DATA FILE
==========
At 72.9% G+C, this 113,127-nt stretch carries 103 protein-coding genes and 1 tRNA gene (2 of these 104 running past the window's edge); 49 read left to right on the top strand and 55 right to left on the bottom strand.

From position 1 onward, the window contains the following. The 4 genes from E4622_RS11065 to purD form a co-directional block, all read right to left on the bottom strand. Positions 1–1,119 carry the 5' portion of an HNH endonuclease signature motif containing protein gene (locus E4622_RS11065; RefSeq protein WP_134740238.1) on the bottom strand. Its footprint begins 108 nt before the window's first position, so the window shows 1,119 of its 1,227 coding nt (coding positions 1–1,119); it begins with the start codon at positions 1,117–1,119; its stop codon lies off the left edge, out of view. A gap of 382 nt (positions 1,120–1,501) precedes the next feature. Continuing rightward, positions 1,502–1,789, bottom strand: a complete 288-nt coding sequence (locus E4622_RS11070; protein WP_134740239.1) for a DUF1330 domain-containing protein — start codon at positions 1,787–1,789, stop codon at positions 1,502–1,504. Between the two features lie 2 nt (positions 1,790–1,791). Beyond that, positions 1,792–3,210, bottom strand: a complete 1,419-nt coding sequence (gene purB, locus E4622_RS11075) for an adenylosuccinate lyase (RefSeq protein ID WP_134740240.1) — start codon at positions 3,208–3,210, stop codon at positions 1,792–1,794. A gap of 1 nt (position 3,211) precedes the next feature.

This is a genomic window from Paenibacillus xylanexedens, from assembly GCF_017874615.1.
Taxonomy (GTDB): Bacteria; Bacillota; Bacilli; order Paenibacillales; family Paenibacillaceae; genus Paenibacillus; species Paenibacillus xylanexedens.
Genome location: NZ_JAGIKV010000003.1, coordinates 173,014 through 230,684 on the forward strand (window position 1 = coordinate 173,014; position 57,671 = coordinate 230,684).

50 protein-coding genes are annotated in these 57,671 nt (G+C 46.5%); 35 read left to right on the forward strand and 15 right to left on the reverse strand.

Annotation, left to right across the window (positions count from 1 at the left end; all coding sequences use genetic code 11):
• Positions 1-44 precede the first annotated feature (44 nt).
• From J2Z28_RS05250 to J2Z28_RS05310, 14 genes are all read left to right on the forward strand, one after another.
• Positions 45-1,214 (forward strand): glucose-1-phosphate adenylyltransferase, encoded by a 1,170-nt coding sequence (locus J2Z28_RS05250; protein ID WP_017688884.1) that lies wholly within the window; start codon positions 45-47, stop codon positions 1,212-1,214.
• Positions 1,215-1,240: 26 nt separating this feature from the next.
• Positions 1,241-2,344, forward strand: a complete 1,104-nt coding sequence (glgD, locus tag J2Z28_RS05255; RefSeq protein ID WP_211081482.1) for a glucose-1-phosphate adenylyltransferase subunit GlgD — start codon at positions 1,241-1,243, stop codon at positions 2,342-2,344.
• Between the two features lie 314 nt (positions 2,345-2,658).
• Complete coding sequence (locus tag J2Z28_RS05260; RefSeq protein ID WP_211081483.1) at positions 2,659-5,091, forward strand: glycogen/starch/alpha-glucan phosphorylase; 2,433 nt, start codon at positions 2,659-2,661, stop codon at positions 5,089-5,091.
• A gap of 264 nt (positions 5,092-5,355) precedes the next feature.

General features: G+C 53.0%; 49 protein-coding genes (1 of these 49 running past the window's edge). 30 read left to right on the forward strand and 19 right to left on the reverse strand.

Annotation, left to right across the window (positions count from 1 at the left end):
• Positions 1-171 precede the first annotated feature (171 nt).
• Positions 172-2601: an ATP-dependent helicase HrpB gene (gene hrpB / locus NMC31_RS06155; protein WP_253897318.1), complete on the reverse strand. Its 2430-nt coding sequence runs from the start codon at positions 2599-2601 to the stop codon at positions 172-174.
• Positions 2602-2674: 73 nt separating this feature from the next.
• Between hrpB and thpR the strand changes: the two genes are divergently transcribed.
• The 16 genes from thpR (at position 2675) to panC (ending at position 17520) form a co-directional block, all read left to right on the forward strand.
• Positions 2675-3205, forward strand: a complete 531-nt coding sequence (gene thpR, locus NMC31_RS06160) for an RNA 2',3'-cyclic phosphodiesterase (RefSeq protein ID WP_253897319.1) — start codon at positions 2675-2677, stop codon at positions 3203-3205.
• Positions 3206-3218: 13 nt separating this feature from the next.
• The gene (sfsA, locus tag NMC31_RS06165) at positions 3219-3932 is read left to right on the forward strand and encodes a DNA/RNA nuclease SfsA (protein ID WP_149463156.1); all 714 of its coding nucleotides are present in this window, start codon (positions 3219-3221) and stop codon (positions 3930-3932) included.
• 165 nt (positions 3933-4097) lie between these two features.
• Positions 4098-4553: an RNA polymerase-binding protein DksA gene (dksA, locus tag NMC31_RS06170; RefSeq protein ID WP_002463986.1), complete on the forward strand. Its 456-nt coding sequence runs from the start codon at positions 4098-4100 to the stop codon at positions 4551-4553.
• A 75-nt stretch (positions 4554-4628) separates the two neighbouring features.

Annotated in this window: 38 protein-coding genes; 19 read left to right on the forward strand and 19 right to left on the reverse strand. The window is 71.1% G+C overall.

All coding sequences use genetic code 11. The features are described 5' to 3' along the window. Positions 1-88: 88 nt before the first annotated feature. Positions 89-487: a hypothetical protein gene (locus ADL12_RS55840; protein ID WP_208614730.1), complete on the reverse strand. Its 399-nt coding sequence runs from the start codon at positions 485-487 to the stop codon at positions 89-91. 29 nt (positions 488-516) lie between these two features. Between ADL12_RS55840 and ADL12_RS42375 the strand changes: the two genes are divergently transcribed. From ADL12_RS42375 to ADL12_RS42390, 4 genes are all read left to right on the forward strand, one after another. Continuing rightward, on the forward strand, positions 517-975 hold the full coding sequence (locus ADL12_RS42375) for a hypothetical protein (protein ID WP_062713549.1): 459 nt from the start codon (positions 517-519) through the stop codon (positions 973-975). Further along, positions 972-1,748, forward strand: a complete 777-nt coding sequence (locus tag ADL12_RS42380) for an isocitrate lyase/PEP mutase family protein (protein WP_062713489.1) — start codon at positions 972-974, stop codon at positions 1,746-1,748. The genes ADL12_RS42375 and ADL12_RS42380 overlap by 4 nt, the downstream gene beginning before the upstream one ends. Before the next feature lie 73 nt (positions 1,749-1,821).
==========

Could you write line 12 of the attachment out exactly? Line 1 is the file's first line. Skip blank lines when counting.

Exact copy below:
• Positions 1,241-2,344, forward strand: a complete 1,104-nt coding sequence (glgD, locus tag J2Z28_RS05255; RefSeq protein ID WP_211081482.1) for a glucose-1-phosphate adenylyltransferase subunit GlgD — start codon at positions 1,241-1,243, stop codon at positions 2,342-2,344.